I'm of an age with Beaver & Travel Text. Certainly no one talked about cancer, let alone breast cancer. For heaven's sake, you couldn't even advertise bras on TV, not to mention Kotex or Tampax. The word "breast" was never spoken. I remember an older boy cousin "reading" the Sears catalog to see what a bra looked like. (oh, those awful torture, containment devices)

    This is such an illuminating thread - each with our own thoughts and things that make us cringe. I'm one that can't abide survivor, but I do agree everyone grapples with their own comfort level. And I do agree that the 'forced positivity' is the worst. My sister-in-law was always there with her damn camera to take "happy pictures" of me as a skeleton with a bald head (I'm 5'8" and got down to 100 lbs). Ugh.

  • alicebastable
    alicebastable Member Posts: 1,944
    edited March 2021
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    Luckily, my radiation facility had no goofy ceremony for completing radiation. The technicians wished me good luck as I got off the table, I met with the nurse one last time to see how my skin was doing, and since the radiologist was on vacation, I spent a few minutes with his Jabba the Hutt-like fill-in so he could complete the paperwork. I'd have been embarrassed by anything else. Some of those bell-ringing things sound like kindergarten graduations, which I also find useless.

  • sadiesservant
    sadiesservant Member Posts: 1,875
    edited March 2021
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    Catching up on this thread. Thanks for the laughs everyone! I really need to get one of those candles.

    Thankfully they don’t do the bell thing here. At least they didn’t when I went through adjuvant therapy. It just seems like such a bad idea on do many levels. And for those of us who will never be done with treatment? Perhaps wringing someone’s neck is an option....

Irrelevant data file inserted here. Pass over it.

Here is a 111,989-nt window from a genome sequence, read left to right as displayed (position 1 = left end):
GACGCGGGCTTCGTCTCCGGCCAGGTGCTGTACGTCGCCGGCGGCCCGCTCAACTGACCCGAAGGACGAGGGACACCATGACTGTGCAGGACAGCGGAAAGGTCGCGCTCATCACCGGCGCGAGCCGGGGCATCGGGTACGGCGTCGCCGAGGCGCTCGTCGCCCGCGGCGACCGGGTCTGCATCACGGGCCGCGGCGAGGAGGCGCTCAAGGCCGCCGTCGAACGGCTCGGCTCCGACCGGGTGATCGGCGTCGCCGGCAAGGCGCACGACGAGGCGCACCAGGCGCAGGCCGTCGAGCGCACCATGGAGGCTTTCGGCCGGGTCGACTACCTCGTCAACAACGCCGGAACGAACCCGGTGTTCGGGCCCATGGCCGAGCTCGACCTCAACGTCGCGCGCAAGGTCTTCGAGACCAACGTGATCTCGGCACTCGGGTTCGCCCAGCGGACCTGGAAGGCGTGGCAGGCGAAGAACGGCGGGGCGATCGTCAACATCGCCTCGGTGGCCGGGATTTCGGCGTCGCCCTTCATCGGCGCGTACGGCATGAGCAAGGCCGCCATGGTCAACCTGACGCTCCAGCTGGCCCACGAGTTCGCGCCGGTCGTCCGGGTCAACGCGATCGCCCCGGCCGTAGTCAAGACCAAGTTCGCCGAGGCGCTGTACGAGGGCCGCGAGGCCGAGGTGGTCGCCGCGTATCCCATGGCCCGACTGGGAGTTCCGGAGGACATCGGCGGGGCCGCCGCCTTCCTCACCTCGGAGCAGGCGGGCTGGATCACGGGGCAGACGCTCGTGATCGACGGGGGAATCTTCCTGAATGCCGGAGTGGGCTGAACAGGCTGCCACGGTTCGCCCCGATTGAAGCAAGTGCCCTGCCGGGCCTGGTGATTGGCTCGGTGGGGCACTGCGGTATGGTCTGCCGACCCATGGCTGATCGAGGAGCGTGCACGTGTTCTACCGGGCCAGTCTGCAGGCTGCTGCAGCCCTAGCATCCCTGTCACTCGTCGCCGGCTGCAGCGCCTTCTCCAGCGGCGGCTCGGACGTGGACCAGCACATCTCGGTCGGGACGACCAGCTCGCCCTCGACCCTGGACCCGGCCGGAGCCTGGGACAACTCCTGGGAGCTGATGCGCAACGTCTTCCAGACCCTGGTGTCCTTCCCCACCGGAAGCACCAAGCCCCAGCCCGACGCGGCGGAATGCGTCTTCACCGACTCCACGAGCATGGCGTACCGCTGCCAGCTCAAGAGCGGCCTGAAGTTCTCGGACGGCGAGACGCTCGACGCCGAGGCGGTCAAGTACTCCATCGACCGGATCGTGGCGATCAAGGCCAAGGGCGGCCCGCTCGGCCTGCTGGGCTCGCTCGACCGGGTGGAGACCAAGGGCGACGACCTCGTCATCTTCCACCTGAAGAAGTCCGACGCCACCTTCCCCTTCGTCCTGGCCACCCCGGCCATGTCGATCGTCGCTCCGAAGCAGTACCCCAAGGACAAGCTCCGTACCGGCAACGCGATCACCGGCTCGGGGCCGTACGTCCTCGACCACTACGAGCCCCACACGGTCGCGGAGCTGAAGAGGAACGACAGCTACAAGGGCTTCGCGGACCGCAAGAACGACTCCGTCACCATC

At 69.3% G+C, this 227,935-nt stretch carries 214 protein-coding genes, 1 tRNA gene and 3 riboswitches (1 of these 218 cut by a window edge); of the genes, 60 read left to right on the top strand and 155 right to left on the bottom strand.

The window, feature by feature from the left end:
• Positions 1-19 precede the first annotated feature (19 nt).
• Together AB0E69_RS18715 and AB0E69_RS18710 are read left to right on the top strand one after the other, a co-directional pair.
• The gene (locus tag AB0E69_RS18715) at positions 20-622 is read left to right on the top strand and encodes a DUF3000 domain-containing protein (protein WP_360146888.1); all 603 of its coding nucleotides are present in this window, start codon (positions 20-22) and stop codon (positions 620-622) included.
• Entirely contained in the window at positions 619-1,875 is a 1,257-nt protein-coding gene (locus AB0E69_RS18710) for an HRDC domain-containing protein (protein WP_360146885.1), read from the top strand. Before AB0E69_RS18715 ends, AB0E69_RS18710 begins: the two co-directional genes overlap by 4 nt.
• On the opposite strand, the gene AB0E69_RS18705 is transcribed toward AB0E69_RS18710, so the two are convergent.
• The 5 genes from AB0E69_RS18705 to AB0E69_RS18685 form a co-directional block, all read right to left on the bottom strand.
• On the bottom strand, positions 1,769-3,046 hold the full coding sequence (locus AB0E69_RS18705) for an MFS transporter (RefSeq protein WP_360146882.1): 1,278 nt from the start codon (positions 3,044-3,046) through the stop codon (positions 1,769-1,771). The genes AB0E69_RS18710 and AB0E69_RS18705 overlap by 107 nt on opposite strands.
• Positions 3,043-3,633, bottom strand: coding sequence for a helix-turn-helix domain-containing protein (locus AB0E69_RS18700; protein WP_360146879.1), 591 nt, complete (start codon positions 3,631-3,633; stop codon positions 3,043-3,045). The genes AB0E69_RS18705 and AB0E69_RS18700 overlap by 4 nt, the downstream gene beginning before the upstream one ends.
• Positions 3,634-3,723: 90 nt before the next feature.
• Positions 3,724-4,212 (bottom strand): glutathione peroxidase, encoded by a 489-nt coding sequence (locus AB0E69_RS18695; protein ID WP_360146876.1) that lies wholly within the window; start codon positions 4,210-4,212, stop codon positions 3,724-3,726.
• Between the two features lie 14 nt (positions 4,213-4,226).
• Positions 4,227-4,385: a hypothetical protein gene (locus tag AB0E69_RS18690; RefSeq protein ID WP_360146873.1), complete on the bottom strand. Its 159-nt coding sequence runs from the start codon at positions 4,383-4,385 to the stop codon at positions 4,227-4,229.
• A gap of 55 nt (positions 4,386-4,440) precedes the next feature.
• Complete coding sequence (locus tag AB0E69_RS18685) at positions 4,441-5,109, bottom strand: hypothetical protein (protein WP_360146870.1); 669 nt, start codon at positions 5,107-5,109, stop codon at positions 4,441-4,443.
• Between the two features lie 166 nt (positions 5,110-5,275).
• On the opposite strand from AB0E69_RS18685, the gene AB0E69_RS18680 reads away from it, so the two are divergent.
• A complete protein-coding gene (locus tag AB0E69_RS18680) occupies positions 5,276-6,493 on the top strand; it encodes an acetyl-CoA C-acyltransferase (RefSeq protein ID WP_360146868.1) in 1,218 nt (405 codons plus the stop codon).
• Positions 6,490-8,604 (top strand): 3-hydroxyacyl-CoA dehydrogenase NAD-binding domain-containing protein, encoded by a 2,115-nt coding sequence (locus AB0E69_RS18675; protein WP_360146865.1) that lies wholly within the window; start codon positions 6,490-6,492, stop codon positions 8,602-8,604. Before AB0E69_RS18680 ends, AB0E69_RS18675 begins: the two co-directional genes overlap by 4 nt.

I also struggle with the whole survivor thing and must admit it’s gotten worse. There is that nasty voice in my head that says, when I hear someone with early stage BC excitedly claim they are a “survivor”, don’t count your chickens! Almost 16 years out I probably should have been able to take a big sigh of relief. But, as others have noted, we’re not survivors until we die of something else.

    Oh the cheerleaders. I try to remember it’s well meaning but it’s pretty damn dismissive to say, you’re doing great when, quite frankly, you’re not! I think my mother is the worst offender, trotting out platitudes and bold statements that simply aren’t supported by the science. Deep down I know she is panicking internally and it’s her coping mechanism but ... ahem... it’s my disease and occasionally I need someone to vindicate my worry.

  • olma61
    olma61 Member Posts: 1,021
    edited March 2021
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    SF-Cakes, I love your Princess outfit! I might go make myself a REBEL SCUM tshirt tonight. I wore my SCREW THE PINK GIVE ME THE CURE shirt to the infusion center one October. Quite a few other patients asked me where to get one. I also bought a shirt that said “Chemo Whore” from another survivor/patient/guy with cancer (lol) who sells them on his website. Not for everyone, I know, but I loved it, especially given how anxious I was to finally start treatment.

    On another note, and not to belabor the point about how much improved cancer treatment is...but before the 1970s we also didn’t have mammography and the screenings for other types of cancer that we have now, so when people were found to have cancer, it was usually in more advanced stages. Hence fewer “survivors “.

    I remember reading about a famous person who developed cancer pre 1960 and doctors did not tell him it was cancer until it got close to the end. The idea back then was not to burden the patient with that knowledge since there was little that could be done. It’s great to be alive in 2021, in comparison

  • beesie.is.out-of-office
    beesie.is.out-of-office Member Posts: 1,435
    edited March 2021
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    "there has to be some vocabulary for referring to people with cancer and for now they use "survivor"."